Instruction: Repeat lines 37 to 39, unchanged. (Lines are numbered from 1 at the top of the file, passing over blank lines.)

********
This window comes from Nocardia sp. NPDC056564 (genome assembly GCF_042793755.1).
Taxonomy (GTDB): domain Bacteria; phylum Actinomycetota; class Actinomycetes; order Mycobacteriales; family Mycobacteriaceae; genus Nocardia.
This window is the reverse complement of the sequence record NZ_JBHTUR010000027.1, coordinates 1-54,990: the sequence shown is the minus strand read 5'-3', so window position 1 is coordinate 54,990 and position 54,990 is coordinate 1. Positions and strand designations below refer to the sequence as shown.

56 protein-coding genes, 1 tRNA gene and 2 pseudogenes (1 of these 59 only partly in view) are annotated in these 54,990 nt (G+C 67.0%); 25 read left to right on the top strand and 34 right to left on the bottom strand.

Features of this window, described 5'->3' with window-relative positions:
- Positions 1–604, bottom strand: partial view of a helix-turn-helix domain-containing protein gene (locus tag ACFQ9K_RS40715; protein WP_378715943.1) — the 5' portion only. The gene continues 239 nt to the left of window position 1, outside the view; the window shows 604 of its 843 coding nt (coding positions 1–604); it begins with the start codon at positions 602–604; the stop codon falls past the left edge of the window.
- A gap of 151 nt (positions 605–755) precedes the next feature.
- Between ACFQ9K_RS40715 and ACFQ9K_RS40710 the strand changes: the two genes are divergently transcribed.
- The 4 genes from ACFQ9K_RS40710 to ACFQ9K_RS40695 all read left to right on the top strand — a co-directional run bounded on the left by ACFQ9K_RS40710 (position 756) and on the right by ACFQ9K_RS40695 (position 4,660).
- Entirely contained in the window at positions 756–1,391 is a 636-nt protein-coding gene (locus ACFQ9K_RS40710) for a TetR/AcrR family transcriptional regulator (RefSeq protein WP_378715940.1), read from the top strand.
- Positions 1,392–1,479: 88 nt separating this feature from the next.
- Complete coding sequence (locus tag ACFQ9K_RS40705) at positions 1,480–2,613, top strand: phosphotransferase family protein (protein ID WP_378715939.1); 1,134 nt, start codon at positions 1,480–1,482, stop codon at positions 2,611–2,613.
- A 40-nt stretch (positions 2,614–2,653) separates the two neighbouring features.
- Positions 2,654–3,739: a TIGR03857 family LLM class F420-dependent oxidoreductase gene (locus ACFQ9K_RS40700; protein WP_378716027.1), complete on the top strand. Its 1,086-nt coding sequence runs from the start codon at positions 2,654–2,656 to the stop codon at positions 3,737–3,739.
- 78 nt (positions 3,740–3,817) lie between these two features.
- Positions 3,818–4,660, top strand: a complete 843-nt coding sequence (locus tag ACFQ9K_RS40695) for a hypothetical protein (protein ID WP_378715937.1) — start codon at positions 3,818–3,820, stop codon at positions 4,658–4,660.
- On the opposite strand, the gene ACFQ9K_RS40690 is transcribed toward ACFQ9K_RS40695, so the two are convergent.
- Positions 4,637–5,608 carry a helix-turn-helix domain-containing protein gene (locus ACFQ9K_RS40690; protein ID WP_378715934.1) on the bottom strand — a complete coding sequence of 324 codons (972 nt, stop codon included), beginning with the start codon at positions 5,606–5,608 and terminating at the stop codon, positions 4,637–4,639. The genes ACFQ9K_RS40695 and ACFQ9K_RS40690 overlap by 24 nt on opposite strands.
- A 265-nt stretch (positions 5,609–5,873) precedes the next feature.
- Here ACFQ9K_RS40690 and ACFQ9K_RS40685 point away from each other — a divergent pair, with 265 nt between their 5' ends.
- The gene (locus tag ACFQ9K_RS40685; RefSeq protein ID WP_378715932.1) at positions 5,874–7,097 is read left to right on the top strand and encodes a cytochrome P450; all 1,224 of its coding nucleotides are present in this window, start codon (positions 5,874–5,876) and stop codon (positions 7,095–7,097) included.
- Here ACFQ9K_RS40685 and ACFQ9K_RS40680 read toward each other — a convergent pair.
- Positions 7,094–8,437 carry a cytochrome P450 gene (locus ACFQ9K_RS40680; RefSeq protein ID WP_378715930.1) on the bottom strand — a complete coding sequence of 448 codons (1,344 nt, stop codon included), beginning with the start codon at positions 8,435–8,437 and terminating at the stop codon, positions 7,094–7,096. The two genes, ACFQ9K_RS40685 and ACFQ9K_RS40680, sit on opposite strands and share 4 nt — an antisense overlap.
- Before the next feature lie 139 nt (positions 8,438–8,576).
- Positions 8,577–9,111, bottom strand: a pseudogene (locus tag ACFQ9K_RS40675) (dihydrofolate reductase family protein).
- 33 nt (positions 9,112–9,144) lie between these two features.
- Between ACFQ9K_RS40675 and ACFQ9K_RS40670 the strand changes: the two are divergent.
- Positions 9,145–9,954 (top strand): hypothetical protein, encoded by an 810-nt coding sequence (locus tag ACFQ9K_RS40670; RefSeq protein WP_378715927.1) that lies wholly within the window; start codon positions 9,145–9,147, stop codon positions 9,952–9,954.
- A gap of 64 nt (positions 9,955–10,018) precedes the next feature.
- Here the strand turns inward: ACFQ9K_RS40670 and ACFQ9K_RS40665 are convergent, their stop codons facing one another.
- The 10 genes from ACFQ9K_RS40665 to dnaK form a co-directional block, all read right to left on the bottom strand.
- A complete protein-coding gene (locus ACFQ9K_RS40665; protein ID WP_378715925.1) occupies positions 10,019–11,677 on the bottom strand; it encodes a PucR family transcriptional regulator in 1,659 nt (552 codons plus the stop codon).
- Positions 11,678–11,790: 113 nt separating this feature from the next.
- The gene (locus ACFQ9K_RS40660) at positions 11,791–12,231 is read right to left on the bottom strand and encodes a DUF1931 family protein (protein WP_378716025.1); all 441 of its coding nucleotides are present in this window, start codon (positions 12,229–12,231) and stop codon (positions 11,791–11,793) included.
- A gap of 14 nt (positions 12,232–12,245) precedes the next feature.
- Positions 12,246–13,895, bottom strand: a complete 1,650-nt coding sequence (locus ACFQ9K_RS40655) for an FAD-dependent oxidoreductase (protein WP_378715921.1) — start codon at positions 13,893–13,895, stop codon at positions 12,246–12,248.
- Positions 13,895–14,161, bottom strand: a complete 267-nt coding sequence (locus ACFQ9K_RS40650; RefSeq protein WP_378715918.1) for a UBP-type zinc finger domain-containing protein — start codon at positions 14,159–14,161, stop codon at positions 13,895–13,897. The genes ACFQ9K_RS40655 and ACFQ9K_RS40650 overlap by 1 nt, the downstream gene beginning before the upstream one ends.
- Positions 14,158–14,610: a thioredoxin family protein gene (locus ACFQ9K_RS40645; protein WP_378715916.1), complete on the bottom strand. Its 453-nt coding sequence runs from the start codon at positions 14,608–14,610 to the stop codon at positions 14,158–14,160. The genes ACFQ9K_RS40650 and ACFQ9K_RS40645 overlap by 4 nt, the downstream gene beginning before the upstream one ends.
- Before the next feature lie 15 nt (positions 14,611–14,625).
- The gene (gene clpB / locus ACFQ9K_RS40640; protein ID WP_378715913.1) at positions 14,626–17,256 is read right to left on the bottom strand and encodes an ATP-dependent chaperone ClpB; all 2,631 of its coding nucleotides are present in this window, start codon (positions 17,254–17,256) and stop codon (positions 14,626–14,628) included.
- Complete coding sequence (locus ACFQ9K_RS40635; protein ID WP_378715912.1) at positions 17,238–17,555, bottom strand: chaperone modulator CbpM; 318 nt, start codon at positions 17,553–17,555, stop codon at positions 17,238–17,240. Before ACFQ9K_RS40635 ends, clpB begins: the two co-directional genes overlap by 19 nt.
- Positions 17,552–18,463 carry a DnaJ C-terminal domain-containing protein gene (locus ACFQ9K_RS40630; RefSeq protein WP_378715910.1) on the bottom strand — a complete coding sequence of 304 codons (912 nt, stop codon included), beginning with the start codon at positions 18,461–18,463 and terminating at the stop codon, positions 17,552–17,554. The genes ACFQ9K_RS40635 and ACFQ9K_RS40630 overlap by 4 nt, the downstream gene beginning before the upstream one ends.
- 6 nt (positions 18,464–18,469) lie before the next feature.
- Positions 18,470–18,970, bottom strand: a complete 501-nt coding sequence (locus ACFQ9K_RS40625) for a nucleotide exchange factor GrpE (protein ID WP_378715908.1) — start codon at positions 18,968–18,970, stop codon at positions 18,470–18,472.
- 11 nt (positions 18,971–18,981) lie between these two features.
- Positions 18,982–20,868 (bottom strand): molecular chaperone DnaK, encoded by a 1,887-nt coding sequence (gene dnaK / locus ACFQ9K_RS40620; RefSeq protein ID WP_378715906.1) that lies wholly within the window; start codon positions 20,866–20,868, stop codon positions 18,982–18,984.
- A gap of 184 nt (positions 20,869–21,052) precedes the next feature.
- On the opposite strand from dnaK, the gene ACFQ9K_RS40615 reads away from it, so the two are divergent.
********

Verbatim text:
- Positions 13,895–14,161, bottom strand: a complete 267-nt coding sequence (locus ACFQ9K_RS40650; RefSeq protein WP_378715918.1) for a UBP-type zinc finger domain-containing protein — start codon at positions 14,159–14,161, stop codon at positions 13,895–13,897. The genes ACFQ9K_RS40655 and ACFQ9K_RS40650 overlap by 1 nt, the downstream gene beginning before the upstream one ends.
- Positions 14,158–14,610: a thioredoxin family protein gene (locus ACFQ9K_RS40645; protein WP_378715916.1), complete on the bottom strand. Its 453-nt coding sequence runs from the start codon at positions 14,608–14,610 to the stop codon at positions 14,158–14,160. The genes ACFQ9K_RS40650 and ACFQ9K_RS40645 overlap by 4 nt, the downstream gene beginning before the upstream one ends.
- Before the next feature lie 15 nt (positions 14,611–14,625).